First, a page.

Imagine a world where you simply walk into your home or your office and the phone in your pocket starts charging. This is a world in which electricity is delivered over the air, and it’s done so seamlessly and safely that you never have to use a charging cable again.
This world actually already exists, or at least the technology for it does. A team of researchers has built an entire wireless charging room that can power a lamp, a fan, and a smartphone, no matter where in the room these appliances are located or how they’re oriented.
Detailed in a recent study in Nature Electronics, the technology was tested in a room specifically built for that purpose, but the researchers say it likely could work in retrofitted buildings, too. Of course, this means you’d never have to utter the words “my phone died” ever again. But on a more transformational level, the technology could open new possibilities for powering medical implants, robotics, or even manufacturing facilities.
The secret lies in electromagnetic fields. The prototype room measures 100 square feet and can be found at the University of Tokyo. It consists of a floor, ceiling, and walls made of aluminum sheets. Inside those walls, researchers have hidden a series of capacitors (devices that store electric charge), which generate a magnetic field that reverberates within the room.
The walls are clad in drywall, though any material could work. “Magnetic fields don’t care; they can pass through drywall or wood or whatever material you put on,” says Alanson Sample, a professor of computer science and engineering at the University of Michigan who authored the study along with Takuya Sasatani, a researcher at the University of Tokyo.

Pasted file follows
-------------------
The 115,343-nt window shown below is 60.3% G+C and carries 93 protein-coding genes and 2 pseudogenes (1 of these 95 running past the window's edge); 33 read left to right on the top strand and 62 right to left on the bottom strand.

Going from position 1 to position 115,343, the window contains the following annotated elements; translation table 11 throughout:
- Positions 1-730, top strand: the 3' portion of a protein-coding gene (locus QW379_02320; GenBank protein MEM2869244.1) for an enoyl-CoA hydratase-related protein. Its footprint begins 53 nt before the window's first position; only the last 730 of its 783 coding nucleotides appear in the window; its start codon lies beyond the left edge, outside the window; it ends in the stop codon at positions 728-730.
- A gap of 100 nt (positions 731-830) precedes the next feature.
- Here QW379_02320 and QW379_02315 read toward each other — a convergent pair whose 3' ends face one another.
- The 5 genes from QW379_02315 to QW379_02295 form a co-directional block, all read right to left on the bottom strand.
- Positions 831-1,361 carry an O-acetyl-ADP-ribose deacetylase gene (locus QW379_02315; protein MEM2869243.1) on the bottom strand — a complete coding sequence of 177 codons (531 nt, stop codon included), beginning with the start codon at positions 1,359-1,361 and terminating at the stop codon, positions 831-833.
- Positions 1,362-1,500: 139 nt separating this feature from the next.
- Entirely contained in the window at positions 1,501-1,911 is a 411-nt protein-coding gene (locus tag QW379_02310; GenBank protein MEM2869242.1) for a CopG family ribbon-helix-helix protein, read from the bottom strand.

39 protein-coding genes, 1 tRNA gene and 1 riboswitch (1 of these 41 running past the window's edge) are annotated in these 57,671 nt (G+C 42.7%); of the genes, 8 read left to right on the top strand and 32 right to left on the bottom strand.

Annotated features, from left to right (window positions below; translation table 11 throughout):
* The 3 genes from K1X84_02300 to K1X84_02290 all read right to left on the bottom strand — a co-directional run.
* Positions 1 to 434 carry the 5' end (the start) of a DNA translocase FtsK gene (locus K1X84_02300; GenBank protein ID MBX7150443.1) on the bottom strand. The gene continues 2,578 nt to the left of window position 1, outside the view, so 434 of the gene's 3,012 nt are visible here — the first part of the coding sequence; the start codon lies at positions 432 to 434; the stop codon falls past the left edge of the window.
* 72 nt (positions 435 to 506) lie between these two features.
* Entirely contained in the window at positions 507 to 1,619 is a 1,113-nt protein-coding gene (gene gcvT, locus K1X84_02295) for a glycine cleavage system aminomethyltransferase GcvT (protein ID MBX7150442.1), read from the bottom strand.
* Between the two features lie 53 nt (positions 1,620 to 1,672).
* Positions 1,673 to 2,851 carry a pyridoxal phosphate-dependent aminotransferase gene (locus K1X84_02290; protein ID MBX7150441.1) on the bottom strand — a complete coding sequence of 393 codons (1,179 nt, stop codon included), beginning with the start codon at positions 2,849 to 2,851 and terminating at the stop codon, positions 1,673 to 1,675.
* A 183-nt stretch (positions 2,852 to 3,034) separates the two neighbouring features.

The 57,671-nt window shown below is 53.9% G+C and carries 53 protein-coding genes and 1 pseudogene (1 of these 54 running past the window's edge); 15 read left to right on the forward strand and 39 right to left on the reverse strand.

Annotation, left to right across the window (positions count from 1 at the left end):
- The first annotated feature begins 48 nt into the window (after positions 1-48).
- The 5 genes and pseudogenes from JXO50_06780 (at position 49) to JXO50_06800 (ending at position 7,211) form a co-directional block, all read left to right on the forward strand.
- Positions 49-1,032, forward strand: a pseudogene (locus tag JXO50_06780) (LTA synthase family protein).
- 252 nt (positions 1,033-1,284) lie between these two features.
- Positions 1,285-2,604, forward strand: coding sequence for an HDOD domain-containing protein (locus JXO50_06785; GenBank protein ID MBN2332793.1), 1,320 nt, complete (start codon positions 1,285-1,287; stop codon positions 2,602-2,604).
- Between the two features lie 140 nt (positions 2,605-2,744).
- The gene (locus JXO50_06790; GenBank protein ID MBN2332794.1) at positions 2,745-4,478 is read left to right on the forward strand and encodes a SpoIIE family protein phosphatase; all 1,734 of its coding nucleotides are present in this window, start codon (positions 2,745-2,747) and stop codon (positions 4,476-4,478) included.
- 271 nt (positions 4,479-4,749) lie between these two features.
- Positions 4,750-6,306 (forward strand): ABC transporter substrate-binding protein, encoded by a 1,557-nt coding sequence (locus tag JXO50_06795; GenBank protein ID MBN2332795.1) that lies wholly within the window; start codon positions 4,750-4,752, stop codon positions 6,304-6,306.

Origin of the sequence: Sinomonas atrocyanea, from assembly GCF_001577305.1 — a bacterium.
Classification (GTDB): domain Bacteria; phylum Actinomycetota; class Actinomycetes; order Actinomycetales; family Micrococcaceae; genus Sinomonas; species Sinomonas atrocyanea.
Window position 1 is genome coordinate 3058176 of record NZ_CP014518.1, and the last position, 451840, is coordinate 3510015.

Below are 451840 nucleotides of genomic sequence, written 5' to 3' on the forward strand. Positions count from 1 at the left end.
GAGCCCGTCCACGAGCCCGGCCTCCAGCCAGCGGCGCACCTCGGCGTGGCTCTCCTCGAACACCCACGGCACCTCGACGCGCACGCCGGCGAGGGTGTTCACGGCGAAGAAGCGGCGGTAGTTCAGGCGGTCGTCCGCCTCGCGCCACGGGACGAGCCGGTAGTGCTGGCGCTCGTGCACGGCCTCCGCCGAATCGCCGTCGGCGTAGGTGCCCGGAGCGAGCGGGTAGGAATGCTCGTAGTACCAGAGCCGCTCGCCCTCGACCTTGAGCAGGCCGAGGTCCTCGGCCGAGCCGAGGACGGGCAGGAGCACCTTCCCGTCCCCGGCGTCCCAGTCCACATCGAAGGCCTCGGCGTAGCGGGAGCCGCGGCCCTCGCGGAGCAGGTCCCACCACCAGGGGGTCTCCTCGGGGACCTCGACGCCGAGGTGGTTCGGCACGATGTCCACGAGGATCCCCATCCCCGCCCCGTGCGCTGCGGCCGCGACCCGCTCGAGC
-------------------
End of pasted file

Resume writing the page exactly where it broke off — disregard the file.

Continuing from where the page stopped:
Right now, the room can deliver 50 watts of power without exceeding safety guidelines set out by the U.S. Federal Communications Commission and the Institute of Electrical and Electronics Engineers. Sample says that’s enough to charge 10 phones simultaneously, though that level of efficiency is defined by what he calls “battery chemistry,” which varies from model to model. (The experiment was done with an unidentified Chinese smartphone.)
The concept is in its early stages, so there are still a number of challenges to overcome before this goes mainstream. For one, appliances can charge only if they’re equipped with a custom wire coil receiver. For phones, that could take the shape of a simple case. For lamps, it’s a copper ring of sorts that’s looped around a light bulb. These coils act as an “interface” for the magnetic fields. “You have a field that’s swirling and you need a net to catch it, like a butterfly,” Sample says.
Another challenge is ensuring that the energy is evenly distributed throughout the room. Magnetic fields tend to travel in circular patterns, creating dead spots in a square room. To guarantee that the magnetic field reaches every corner—and therefore allows you to charge your device anywhere—capacitors inside the walls actually generate two separate magnetic fields. The first travels in a circle around a conductive copper pole at the center of the room; the other swirls in the corners. A pole in the middle of a room can be very obtrusive, of course, and while it isn’t indispensable to the setup, it helps eliminate dead spots.